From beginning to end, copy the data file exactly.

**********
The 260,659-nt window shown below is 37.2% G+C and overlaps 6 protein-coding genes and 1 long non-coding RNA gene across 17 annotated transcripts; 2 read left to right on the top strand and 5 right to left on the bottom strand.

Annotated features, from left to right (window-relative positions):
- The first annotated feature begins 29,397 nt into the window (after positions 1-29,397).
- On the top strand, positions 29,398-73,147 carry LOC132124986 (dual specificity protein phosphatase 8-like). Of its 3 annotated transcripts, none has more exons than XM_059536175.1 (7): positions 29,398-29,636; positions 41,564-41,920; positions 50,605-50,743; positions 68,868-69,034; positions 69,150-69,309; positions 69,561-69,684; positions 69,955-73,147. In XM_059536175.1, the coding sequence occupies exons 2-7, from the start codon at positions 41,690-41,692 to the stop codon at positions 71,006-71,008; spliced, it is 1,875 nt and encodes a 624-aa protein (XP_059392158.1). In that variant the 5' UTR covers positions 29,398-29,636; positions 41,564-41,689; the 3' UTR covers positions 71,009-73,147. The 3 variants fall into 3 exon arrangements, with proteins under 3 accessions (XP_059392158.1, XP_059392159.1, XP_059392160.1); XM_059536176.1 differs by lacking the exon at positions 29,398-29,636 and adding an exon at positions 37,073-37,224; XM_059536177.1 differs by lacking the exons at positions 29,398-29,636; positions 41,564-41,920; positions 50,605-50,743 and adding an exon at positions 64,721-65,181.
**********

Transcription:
The 260,659-nt window shown below is 37.2% G+C and overlaps 6 protein-coding genes and 1 long non-coding RNA gene across 17 annotated transcripts; 2 read left to right on the top strand and 5 right to left on the bottom strand.

Annotated features, from left to right (window-relative positions):
- The first annotated feature begins 29,397 nt into the window (after positions 1-29,397).
- On the top strand, positions 29,398-73,147 carry LOC132124986 (dual specificity protein phosphatase 8-like). Of its 3 annotated transcripts, none has more exons than XM_059536175.1 (7): positions 29,398-29,636; positions 41,564-41,920; positions 50,605-50,743; positions 68,868-69,034; positions 69,150-69,309; positions 69,561-69,684; positions 69,955-73,147. In XM_059536175.1, the coding sequence occupies exons 2-7, from the start codon at positions 41,690-41,692 to the stop codon at positions 71,006-71,008; spliced, it is 1,875 nt and encodes a 624-aa protein (XP_059392158.1). In that variant the 5' UTR covers positions 29,398-29,636; positions 41,564-41,689; the 3' UTR covers positions 71,009-73,147. The 3 variants fall into 3 exon arrangements, with proteins under 3 accessions (XP_059392158.1, XP_059392159.1, XP_059392160.1); XM_059536176.1 differs by lacking the exon at positions 29,398-29,636 and adding an exon at positions 37,073-37,224; XM_059536177.1 differs by lacking the exons at positions 29,398-29,636; positions 41,564-41,920; positions 50,605-50,743 and adding an exon at positions 64,721-65,181.